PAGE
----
Stillness, non-doing and being grounded
In order for something new to emerge and become alive, it is necessary to first create beneficial conditions for it.
Transformative practices often start with stillness. Stillness offers an opportunity to stop and to reconnect the mind and body, and to become aware of our presence and the way we perceive things. This can open up a space for other ways of knowing.
The body offers different kinds of knowing and sensing — intuitive, embodied information. Something that thinking and rational mind alone cannot provide. Knowledge accumulates in our bodies too, and it does not always instantly connect with our minds.
“Many times we think creativity might have to do with thoughts, ideas, opinions, and we often associate thinking with our minds. However, creativity, for us, also has to do with doing (hands), and feeling (heart). Creativity results from an integration and balance of body and mind. Or thinking, feeling, doing. Integration is an important word here. Body-mind integration is key to creativity in our work.” – Ricardo Dutra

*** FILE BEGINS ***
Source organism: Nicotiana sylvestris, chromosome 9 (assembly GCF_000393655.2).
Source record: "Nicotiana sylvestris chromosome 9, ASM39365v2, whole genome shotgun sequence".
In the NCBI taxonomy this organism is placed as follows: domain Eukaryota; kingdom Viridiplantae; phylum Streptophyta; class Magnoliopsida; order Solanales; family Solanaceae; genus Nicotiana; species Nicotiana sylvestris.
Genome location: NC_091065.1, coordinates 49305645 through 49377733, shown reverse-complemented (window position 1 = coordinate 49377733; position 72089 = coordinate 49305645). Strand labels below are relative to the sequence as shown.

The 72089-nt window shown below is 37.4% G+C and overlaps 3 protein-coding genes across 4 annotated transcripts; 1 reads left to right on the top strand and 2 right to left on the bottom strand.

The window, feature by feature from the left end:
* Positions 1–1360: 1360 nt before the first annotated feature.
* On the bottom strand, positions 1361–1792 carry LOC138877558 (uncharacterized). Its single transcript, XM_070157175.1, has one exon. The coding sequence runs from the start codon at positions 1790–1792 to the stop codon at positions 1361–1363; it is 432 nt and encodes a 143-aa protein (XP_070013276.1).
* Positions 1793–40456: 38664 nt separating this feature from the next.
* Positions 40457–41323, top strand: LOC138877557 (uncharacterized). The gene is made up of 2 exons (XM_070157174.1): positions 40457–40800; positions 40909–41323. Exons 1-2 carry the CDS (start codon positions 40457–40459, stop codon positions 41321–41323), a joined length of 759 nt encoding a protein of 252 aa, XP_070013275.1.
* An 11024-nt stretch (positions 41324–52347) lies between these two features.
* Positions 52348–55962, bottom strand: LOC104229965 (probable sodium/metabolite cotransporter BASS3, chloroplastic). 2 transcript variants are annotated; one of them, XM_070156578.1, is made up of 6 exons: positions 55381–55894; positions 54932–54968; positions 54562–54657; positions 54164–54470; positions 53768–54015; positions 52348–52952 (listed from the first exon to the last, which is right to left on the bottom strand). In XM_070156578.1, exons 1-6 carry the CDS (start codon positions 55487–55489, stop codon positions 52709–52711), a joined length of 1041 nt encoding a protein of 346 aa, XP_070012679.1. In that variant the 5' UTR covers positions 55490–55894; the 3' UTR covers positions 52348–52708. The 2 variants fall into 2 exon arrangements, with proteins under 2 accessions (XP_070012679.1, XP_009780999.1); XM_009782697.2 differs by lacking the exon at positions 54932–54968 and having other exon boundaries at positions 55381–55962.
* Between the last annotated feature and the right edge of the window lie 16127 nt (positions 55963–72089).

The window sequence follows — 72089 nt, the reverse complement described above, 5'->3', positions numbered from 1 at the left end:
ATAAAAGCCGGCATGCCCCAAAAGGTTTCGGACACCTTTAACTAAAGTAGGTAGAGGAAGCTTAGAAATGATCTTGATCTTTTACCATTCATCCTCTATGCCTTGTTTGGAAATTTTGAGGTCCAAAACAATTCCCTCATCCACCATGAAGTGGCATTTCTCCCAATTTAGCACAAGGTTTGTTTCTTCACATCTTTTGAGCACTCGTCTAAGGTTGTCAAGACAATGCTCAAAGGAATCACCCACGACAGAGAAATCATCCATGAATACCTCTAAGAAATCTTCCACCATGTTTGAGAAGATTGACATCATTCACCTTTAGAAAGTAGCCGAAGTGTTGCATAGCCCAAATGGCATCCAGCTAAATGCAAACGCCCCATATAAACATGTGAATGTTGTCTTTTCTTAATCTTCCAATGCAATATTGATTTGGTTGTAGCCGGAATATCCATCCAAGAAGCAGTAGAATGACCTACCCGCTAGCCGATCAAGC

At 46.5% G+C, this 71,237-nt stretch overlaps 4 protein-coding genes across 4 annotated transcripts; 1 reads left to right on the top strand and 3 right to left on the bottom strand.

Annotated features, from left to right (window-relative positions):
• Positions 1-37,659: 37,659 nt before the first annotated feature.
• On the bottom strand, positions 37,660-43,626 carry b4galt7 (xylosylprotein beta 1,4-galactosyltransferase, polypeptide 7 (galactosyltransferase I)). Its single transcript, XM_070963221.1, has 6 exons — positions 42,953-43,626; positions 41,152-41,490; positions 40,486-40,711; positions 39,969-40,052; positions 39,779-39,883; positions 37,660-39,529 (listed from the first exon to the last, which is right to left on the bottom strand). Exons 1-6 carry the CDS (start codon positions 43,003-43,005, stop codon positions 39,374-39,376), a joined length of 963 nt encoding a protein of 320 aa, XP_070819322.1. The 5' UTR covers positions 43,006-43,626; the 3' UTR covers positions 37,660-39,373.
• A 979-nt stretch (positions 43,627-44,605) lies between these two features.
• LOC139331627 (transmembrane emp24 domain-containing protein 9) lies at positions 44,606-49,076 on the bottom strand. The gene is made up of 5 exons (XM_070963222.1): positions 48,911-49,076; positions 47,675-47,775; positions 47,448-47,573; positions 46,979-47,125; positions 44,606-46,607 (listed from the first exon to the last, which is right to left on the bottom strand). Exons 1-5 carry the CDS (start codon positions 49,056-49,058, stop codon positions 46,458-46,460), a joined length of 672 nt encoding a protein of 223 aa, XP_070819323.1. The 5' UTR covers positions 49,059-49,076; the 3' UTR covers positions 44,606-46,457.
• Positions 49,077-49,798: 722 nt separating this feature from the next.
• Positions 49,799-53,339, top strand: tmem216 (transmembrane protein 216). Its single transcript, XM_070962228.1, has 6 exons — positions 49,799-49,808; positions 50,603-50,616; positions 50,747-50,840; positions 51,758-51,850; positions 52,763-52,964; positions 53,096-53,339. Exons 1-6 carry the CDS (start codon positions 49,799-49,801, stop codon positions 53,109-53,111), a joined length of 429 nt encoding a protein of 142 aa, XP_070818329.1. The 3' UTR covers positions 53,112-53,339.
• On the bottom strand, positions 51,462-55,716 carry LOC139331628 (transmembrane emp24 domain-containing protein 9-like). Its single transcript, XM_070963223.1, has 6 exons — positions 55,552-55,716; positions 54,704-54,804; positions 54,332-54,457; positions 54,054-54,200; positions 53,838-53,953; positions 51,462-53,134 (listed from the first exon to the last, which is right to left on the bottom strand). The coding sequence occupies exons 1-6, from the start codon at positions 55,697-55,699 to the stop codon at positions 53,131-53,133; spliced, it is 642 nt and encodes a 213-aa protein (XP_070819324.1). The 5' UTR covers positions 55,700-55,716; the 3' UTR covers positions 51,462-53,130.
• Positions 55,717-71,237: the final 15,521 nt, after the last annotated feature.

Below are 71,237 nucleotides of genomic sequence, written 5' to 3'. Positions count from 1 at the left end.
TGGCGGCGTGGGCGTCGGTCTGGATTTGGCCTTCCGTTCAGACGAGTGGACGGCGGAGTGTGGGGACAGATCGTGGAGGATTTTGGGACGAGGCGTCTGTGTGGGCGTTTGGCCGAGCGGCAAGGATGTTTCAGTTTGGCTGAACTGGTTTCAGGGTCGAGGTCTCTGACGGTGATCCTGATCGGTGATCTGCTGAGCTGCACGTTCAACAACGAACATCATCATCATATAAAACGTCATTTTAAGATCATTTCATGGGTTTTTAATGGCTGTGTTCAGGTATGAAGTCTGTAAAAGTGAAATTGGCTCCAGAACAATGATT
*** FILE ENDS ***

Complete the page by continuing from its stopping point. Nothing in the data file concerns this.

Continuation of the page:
From stillness towards movement
Radical creativity often involves a dialogue between movement — experimenting, and stillness —reflection and learning from experiments.
Practices of stillness guide us to the state of being and listening to our senses and to the experiences that emerge from our shared curiosity and courage. Reaching this state helps us to re-connect our minds and bodies in a new way as we listen to our multifaceted intelligence and follow what our body-minds wants to do.
SPT is based on alternating between stillness and movement. We are invited to hold the stillness long enough to ensure that our behaviour is not a habitual response.
Combined with other exercises, such as guided journaling, stillness practices can also help to discover and refine the intention of the experiments and explore their broader connections to ongoing global and societal transformations.
Concepts of stillness, non-doing and being grounded adapted from Arawana Hayashi's work.
“It was very interesting to notice how much this can help, how your body is open, how it helps the mind to be open.” – Participant in the CBCR pilot
20 Minute Dance is one good option to explore stillness, non-doing and being grounded.
Below you can also find two videos: the story of the 20 Minute Dance and the instructions for it.